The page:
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The beautifully constructed breadfruit board casket was built, in keeping with Sir Frederick’s wishes, by his long-time friend, Oscar Cadogan, a carpenter, and the joiner’s son, Clous Cadogan. The Rose Place artisans used breadfruit wood that had been cured for 15 years. (iWN photo)
The beautifully constructed breadfruit board casket was built, in keeping with Sir Frederick’s wishes, by his long-time friend, Oscar Cadogan, a carpenter, and the joiner’s son, Clous Cadogan. The Rose Place artisans used breadfruit wood that had been cured for 15 years. (iWN photo)
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By Kenton X. Chance

The body of former Governor-General of St. Vincent and the Grenadines, Sir Frederick Ballantyne was buried in an existing tiled underground tomb, at the Kingstown Cemetery, Wednesday evening, after a funeral service at the Methodist Church in the city.

Sir Frederick was laid to rest in a casket made of 15-year-old cured breadfruit wood, which was beautifully crafted by his long-time friend, Oscar Cadogan, a carpenter, and the joiner’s son, Clous Cadogan.

The former head of state, a cardiologist, who died at his home on Jan. 23, at age 83, had made the arrangement with his friend to be buried in a type of coffin that, in decades past, was reserved for the poorest classes of Vincentians, but had long fallen out of use.

At the cemetery, mourners jockeyed for positions to get a glimpse of the casket after the national flag in which it was draped was removed.

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Some commented about the quality of the craftsmanship and the effort that the carpenters might have put in to realise the type of finish on the casket, which was coated with clear varnish, preserving the natural beauty of the wood.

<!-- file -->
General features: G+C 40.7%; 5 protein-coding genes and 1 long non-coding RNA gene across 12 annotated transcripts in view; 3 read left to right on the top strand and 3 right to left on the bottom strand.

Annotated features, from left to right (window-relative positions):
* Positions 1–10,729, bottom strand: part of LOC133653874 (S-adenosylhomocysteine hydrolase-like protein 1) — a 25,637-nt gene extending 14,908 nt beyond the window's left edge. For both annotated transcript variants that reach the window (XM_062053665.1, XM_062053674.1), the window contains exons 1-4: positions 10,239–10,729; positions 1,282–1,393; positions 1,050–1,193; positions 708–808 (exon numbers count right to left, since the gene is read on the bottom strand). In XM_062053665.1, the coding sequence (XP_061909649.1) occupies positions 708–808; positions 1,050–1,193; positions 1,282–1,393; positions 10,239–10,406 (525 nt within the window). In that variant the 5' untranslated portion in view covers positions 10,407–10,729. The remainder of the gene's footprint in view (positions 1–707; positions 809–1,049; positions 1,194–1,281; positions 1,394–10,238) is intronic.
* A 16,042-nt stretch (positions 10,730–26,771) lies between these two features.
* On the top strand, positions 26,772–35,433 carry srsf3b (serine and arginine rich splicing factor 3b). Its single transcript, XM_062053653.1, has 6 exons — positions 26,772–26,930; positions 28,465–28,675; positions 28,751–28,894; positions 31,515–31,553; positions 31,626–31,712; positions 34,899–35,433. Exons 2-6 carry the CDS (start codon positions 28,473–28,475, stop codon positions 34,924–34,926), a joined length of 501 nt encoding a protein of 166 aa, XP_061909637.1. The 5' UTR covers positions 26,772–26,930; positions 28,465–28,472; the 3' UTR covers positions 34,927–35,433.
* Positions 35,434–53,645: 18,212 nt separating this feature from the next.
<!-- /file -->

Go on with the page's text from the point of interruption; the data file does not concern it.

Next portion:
Sir Frederick Ballantyne
Former Governor-General, Sir Frederick Ballantyne speaks at the swearing-in of his successor, Susan Dougan at Government House on Aug. 1, 2019. (iWN photo)

And while Sir Frederick was buried in a type of grave that speaks to the level to which he had risen in Vincentian society, many elements of the funeral reflected the close connection that Sir Frederick attempted to maintain with the people of SVG, although he had risen to the highest office in the land.

iWitness News understands that the tomb was built in August 2019, for the funeral of former Minister of National Security, Sir Vincent Beache, who, like Sir Frederick, was also accorded a state funeral.

Sir Frederick’s tomb is located next to Sir Vincent’s.

The former governor general’s tomb was sealed with three concrete slabs and silicone, with only sprinkles of dirt — reportedly taken from his home town of Layou — thrown onto the lowered casket, during the part of the funeral when his body is committed to the ground.

Wednesday’s funeral did not include a eulogy, a prominent feature of many funerals today.

However, spoken there were tributes by Marcus Ballantyne and James Walker-Ballantyne, two of Sir Frederick’s sons, and a song (His Eye is on the Sparrow) by Beth Satchell, one of his daughters.

Prime Minister Ralph Gonsalves gave a tribute on behalf of SVG.

Methodist preacher Monty Maule fulfilled Sir Frederick’s wish to have him deliver the sermon at the funeral.

In the earlier parts of his sermon, Maule’s sermon — which was 36 minutes long — Maule said Sir Frederick had chided him for delivering too long a homily at Sir Vincent’s funeral last year. 

IMG 0868 Sir Frederick mourners
Marcus Ballantyne, left, and his brother, James Walker- Ballantyne, right, two of Sir Frederick’s sons among mourners at the funeral in Kingstown on Wednesday. (iWN photo)